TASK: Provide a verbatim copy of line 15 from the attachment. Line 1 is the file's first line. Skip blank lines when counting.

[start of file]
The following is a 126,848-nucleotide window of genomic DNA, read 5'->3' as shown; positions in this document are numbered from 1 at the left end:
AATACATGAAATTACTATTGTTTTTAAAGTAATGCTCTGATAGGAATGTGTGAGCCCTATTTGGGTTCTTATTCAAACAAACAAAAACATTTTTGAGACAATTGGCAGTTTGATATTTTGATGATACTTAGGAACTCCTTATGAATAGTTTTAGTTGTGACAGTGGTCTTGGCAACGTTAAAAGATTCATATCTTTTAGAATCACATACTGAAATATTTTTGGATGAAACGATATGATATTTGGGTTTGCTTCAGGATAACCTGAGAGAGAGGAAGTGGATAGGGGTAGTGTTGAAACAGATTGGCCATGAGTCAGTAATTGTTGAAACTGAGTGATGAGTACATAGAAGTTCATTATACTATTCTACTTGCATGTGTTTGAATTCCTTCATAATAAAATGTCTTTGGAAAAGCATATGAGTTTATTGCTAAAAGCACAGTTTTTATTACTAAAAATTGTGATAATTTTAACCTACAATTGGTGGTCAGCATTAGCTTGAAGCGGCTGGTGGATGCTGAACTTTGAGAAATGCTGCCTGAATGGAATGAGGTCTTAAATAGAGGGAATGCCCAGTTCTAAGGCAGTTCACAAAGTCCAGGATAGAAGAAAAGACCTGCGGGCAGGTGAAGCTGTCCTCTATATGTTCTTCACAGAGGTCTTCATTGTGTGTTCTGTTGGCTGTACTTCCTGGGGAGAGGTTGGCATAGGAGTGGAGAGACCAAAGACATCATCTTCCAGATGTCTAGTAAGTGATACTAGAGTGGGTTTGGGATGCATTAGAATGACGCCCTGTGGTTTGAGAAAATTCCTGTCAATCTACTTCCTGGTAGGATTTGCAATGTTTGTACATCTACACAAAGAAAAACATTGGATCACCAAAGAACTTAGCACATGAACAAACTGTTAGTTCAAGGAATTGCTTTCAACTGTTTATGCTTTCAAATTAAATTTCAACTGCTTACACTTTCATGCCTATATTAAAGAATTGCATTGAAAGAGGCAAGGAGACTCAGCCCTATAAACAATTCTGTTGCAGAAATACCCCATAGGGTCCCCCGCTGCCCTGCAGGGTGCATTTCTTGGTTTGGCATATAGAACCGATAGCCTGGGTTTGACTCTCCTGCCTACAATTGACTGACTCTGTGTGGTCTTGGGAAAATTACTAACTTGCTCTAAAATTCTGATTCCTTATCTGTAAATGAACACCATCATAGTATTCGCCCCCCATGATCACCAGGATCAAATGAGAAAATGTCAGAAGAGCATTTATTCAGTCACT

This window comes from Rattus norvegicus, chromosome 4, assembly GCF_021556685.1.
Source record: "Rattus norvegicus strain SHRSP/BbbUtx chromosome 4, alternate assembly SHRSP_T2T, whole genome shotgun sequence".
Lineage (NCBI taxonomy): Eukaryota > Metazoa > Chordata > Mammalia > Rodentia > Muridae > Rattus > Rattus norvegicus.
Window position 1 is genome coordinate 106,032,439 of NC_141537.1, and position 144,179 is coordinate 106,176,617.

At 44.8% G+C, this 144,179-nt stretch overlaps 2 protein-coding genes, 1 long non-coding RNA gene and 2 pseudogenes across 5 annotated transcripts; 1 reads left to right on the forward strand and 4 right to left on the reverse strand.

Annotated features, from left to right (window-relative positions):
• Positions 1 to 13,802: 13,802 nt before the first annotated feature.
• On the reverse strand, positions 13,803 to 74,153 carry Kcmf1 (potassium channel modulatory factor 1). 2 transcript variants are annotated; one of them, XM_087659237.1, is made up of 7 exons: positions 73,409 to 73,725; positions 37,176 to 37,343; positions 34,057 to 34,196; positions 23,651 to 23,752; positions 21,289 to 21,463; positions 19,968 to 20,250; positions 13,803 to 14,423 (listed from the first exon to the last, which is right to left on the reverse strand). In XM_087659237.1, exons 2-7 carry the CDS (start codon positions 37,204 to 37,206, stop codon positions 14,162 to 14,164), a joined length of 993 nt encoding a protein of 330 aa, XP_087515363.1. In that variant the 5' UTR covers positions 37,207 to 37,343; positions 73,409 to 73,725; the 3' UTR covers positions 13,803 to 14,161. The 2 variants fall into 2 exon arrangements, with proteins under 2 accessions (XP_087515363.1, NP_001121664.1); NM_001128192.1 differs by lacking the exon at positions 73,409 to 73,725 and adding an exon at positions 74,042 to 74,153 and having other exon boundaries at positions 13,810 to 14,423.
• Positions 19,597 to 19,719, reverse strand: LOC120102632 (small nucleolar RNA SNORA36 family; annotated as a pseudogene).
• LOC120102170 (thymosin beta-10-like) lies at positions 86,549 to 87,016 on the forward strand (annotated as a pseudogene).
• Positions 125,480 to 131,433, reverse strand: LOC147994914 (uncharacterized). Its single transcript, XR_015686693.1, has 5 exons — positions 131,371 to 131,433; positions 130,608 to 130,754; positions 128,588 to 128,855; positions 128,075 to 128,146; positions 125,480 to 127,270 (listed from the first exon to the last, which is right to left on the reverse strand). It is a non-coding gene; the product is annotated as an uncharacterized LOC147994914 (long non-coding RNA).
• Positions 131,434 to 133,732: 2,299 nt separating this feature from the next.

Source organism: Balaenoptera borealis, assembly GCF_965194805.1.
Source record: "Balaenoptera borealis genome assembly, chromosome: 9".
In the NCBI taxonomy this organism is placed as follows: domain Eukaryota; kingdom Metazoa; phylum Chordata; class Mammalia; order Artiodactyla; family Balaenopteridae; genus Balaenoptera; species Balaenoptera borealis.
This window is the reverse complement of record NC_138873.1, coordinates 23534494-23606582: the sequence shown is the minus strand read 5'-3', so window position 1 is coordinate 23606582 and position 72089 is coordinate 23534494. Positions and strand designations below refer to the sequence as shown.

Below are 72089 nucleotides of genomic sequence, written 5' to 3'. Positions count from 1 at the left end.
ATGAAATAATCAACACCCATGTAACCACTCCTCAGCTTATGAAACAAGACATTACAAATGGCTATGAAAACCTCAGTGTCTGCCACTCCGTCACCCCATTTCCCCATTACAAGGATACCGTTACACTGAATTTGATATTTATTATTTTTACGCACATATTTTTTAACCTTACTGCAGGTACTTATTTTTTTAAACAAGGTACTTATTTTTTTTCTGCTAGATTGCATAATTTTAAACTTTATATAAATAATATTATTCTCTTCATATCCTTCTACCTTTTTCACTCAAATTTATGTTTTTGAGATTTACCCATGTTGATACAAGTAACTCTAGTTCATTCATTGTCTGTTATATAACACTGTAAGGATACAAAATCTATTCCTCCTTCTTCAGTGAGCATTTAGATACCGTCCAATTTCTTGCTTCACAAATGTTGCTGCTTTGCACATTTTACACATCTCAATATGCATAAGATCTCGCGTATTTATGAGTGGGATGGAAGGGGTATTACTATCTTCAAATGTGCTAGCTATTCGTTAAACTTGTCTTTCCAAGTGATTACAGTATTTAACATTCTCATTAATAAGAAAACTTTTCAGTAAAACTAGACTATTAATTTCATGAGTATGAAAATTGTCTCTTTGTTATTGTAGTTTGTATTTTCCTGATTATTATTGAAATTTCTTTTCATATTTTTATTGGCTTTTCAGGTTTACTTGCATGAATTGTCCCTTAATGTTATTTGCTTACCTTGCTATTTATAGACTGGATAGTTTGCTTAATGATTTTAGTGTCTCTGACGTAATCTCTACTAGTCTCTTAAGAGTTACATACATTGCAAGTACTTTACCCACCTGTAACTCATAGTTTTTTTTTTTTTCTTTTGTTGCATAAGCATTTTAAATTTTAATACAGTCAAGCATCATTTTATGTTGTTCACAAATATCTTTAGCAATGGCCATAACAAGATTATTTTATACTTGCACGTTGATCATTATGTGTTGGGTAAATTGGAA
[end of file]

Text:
Source organism: Balaenoptera borealis, assembly GCF_965194805.1.